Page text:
Just Say No?

Of all the words that are overused in dog training, I think “no” is the worst offender. So frequently, I go into a home or work with a student in class where the dog hears nothing but a steady litany of “no, no, no.” I honestly think some dogs even think their names are “no,” because that’s what they hear all the time!

Some clicker trainers will tell you that you should never tell your dog no, and to a certain point I agree with them. However, I don’t think it’s realistic for a pet dog to never be told no. I just think we need to be thoughtful in its use.

My two dogs do get told no on occasion. Here are my rules for its use.

Firstly, and most importantly, you cannot tell your dog no unless you’ve first told him yes.

It is unfair and unkind to yell at your dog if he doesn’t know what he’s supposed to be doing in a given situation. Manage your dog to prevent him from making poor choices until he’s been trained, and for goodness sakes, train him! Tell him what to do by setting him up to do so and rewarding him when he does. There are probably a million poor choices your dog could make in any given situation, but there are usually one or two things you would like him to do. Guide him to make the right choice. For example, let’s say your dog gets overexcited when visitors arrive. Instead of scolding him for misbehaving, put him away in his crate with a Kong toy when people come over, then teach him an alternate behavior to use in greetings, such as fetching a toy or sitting while people pet him.

Your dog should hear “yes” 100 times for every time he hears “no.”

If you’re working on teaching your dog proper manners, make sure you’re telling him when he does something right! How often do owners ignore their dog when he’s chewing on his own toys, then freak out when he starts gnawing on their shoe? If you like it when your dog chews on his own stuff, tell him so! He’s not a mind reader.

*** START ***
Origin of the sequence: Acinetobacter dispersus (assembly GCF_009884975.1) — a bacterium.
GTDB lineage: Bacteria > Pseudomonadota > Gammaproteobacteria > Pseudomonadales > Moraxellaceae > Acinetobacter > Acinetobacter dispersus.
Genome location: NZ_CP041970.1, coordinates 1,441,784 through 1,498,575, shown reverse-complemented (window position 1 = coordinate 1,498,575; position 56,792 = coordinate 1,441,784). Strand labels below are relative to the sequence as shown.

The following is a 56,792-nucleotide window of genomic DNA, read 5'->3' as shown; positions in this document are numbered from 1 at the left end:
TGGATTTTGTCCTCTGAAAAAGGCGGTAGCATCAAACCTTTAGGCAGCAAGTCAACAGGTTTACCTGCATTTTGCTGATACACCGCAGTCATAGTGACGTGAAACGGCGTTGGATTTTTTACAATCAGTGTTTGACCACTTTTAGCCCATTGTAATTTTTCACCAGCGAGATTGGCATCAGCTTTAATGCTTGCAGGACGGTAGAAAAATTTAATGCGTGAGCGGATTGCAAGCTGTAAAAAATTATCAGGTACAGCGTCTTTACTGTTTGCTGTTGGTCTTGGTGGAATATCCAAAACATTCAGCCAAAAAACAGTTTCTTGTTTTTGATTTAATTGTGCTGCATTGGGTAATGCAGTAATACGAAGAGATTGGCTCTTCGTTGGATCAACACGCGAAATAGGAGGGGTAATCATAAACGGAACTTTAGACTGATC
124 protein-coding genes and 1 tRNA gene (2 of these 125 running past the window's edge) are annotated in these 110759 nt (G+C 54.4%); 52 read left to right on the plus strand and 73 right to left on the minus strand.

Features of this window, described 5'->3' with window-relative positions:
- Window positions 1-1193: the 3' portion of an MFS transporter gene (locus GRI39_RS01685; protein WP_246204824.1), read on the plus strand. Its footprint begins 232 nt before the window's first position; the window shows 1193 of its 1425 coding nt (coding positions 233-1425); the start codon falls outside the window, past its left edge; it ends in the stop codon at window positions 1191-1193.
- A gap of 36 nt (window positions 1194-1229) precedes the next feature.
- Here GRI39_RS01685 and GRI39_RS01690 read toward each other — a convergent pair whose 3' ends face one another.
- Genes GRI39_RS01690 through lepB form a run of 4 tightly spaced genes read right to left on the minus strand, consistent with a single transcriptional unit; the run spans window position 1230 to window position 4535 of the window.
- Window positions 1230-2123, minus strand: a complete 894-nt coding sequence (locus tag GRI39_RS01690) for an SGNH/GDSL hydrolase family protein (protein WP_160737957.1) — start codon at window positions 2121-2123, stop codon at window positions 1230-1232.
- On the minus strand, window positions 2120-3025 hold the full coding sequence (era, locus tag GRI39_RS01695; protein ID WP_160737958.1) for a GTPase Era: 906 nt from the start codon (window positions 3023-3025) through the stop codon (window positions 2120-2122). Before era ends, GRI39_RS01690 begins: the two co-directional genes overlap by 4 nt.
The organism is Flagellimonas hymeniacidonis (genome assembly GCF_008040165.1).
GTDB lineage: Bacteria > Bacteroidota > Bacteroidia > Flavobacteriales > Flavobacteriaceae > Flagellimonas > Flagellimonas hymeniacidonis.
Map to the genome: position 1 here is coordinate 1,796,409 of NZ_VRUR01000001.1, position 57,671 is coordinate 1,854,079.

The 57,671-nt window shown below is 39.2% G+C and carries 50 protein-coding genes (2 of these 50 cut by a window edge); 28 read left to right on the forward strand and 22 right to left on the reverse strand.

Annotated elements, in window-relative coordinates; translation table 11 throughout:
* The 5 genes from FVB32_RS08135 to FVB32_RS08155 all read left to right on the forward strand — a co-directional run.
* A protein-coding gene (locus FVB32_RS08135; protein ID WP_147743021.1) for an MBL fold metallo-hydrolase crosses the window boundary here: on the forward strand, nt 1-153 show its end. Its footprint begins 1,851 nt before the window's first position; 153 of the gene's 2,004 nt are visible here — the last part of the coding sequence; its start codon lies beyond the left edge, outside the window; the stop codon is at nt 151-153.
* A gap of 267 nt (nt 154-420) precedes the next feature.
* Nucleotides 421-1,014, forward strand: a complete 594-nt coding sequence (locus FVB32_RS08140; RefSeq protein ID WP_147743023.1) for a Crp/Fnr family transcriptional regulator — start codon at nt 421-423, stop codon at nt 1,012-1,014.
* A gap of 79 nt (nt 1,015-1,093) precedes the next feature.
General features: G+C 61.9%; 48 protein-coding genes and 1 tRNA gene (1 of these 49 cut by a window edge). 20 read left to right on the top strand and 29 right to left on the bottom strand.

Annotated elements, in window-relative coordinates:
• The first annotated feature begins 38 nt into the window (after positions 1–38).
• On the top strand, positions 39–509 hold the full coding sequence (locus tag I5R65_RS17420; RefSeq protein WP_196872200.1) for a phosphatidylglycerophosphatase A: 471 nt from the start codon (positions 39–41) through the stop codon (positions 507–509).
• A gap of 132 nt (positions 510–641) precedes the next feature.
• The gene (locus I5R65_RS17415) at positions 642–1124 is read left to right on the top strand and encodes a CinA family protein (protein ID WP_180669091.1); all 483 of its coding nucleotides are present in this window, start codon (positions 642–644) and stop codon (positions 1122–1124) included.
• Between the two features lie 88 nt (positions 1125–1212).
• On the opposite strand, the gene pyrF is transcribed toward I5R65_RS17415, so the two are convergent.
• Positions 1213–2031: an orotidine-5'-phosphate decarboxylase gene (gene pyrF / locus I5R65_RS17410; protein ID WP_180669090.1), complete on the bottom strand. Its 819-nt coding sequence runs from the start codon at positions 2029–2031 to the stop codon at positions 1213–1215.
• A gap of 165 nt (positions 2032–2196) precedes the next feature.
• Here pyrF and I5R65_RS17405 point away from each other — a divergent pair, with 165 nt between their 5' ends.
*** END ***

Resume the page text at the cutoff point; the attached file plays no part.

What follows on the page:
So, when is it appropriate to say no? I use negative feedback for my dogs in situations where they already know what they’re supposed to do (because I’ve trained them and given them lots of positive feedback for the correct behavior) and they choose not to do so. For example, Dobby understands the It’s Your Choice game very well and has been rewarded literally thousands of times for controlling himself in the presense of things he wants. If I’m working with him on heeling and he chooses to swing behind me to grab the toy without permission, I’ll gently take his collar (to prevent him from tugging on the toy, which he would find rewarding) and tell him in a firm but calm voice to drop it. Once he does, I return to work. The correction is over and done. The information he got was necessary but was not painful or scary.

A well-trained dog finds joy in work! Dobby has never been corrected for pulling on leash, but chooses to walk in heel position even when he's not being rewarded for doing so because that's what he's been taught.

Corrections should never hurt or scare your dog. If you ever feel the need to yell or get physical with your dog, you are no longer training but are instead reacting. Put your dog away and figure out where you went wrong. And make no mistake: you went wrong somewhere. It’s not your dog’s fault that you were a poor trainer or leader, and it’s not fair to him to blame him for your mistakes.

What about aggression? What about situations where you just can’t tolerate your dog doing something, such as a dog who growls or bites? In those cases especially, corrections are the wrong choice.

99% of aggression is based in fear or uncertainty, and correcting a dog who’s in a fearful or aggressive state will only serve to make that behavior worse in the long term even if it seems to work in the moment. As far as the 1% of dogs who aggress because they’re just jerks who want to control everything: do you really want to get into a battle of wills with an animal who has the equivalent of carpet knives in his mouth? It’s not worth it to fight that battle. Even if you win the battle, you’ll lose the war if the only tool in your toolbox is negative feedback.

Fear, aggression, and other serious issues will not resolve on their own, and they certainly won’t resolve with corrections. Call a professional to help you. If you don’t live in our service area and need help, I’m happy to give you a recommendation for a qualified professional in your area.

The bottom line with corrections is that they’re just not necessary the majority of the time when people feel they need them. Your job as your dog’s owner and trainer is to guide him by teaching him what to do and managing him to prevent him from getting in trouble. There are absolutely times when it’s appropriate to tell your dog to knock it off, but if you’re doing things right those times should be few and far between. Set your dog up for success. Teach him boundaries. A well-trained dog finds joy in doing what he’s learned is right.

Which does your dog hear more often, yes or no? Do you need to change the way you manage certain situations to help him be right more often? Please share your stories in the comments below!

One response to “Just Say No?

  1. Seems like the same advice in raising children!!!!!

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